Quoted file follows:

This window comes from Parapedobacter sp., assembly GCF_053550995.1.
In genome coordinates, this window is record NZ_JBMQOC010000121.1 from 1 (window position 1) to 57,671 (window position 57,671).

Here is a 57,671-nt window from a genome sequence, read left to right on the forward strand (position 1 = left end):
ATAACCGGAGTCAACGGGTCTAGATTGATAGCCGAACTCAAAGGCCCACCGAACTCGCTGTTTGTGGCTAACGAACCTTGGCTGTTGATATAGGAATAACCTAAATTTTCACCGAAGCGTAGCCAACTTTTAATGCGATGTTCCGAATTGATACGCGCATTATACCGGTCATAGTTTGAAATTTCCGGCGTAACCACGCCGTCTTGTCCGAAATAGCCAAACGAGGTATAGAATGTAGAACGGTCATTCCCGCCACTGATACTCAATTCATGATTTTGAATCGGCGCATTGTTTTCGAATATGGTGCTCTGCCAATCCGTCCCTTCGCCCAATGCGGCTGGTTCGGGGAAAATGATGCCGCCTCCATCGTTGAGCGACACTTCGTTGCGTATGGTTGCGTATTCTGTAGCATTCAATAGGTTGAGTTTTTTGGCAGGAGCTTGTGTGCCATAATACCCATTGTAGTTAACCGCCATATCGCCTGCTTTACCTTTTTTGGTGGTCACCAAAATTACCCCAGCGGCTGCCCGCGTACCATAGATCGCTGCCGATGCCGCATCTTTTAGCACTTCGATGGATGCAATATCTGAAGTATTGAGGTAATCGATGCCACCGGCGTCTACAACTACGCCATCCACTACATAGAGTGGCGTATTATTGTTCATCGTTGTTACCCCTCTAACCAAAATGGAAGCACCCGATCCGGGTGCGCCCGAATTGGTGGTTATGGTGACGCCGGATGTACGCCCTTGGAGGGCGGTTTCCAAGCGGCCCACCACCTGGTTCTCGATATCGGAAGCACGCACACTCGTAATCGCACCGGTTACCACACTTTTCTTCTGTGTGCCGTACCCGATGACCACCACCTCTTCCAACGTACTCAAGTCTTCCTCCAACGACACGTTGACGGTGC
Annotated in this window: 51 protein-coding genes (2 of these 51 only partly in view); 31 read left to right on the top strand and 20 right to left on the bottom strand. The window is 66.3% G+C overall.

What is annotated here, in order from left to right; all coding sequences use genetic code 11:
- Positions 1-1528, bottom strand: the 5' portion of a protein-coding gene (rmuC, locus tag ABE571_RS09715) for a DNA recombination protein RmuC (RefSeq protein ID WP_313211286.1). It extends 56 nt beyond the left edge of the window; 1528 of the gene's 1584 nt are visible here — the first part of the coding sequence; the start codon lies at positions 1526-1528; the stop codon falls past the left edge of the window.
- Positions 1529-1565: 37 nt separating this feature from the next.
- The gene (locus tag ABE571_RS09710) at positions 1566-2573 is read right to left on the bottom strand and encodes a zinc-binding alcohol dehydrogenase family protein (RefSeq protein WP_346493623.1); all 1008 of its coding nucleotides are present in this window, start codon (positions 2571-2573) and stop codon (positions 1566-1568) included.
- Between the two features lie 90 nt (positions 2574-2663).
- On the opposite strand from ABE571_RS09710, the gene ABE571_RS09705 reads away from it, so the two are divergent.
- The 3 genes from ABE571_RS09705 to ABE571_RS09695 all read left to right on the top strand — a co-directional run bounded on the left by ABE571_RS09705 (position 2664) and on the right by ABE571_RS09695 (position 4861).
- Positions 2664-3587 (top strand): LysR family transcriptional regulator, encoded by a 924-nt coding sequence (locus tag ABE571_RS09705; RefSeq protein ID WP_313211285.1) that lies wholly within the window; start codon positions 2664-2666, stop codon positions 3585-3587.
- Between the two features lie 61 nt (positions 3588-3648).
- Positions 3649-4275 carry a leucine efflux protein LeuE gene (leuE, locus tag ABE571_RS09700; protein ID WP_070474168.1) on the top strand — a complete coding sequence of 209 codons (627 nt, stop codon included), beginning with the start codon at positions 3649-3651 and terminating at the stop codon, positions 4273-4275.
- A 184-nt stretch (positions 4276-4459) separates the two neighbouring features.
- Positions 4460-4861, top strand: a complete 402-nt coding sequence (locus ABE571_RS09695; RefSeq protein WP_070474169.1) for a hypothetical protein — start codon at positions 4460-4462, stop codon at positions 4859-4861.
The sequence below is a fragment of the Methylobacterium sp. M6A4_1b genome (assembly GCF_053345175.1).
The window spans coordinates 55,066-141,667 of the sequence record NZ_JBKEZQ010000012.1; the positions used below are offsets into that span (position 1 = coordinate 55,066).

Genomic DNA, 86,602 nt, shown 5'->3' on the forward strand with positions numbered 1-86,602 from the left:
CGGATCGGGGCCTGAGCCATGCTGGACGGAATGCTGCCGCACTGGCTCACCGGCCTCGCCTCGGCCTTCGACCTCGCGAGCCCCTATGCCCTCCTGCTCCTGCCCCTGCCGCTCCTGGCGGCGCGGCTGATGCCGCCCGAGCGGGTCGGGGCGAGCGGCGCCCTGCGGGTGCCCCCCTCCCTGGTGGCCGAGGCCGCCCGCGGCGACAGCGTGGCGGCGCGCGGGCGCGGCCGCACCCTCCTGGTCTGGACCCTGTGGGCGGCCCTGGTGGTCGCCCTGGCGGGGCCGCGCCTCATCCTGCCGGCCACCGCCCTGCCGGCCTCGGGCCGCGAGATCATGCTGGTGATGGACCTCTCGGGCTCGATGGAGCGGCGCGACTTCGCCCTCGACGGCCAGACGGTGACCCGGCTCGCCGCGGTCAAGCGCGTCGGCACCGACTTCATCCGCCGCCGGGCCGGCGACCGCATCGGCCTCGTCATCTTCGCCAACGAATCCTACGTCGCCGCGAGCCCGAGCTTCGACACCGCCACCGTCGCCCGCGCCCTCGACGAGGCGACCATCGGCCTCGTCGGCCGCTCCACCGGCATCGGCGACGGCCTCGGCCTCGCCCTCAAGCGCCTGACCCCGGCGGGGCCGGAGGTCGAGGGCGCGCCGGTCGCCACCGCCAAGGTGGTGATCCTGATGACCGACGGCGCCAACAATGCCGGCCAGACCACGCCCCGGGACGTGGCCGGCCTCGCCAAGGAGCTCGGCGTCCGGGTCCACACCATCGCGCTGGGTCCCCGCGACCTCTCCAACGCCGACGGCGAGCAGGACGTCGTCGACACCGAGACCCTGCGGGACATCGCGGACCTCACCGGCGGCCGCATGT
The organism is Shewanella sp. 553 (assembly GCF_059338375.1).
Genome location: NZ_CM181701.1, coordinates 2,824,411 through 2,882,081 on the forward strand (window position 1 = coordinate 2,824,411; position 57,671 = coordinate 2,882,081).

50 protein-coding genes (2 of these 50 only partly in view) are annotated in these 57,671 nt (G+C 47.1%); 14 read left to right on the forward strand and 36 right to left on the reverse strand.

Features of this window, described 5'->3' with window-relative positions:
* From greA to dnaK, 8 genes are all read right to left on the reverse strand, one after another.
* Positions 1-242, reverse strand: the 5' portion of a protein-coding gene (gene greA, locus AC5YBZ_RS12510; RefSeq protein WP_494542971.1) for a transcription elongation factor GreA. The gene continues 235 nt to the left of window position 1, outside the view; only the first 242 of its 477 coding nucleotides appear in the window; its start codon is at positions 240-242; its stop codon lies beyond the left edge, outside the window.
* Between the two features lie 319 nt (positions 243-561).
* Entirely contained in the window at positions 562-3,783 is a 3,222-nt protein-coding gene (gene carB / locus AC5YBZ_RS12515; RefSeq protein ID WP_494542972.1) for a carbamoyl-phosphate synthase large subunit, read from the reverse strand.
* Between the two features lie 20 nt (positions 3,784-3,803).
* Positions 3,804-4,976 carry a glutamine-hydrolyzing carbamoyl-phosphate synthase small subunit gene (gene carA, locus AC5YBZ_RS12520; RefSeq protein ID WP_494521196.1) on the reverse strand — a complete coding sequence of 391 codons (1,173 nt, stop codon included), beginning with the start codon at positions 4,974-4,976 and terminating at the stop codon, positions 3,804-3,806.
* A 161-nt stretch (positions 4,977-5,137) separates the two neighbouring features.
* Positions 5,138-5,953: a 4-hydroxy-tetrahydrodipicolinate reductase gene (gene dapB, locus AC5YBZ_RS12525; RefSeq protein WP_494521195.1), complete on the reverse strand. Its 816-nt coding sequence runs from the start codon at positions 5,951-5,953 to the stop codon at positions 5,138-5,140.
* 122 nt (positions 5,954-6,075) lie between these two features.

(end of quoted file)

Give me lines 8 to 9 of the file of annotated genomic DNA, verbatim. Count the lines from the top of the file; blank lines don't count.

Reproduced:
- Positions 1529-1565: 37 nt separating this feature from the next.
- The gene (locus tag ABE571_RS09710) at positions 1566-2573 is read right to left on the bottom strand and encodes a zinc-binding alcohol dehydrogenase family protein (RefSeq protein WP_346493623.1); all 1008 of its coding nucleotides are present in this window, start codon (positions 2571-2573) and stop codon (positions 1566-1568) included.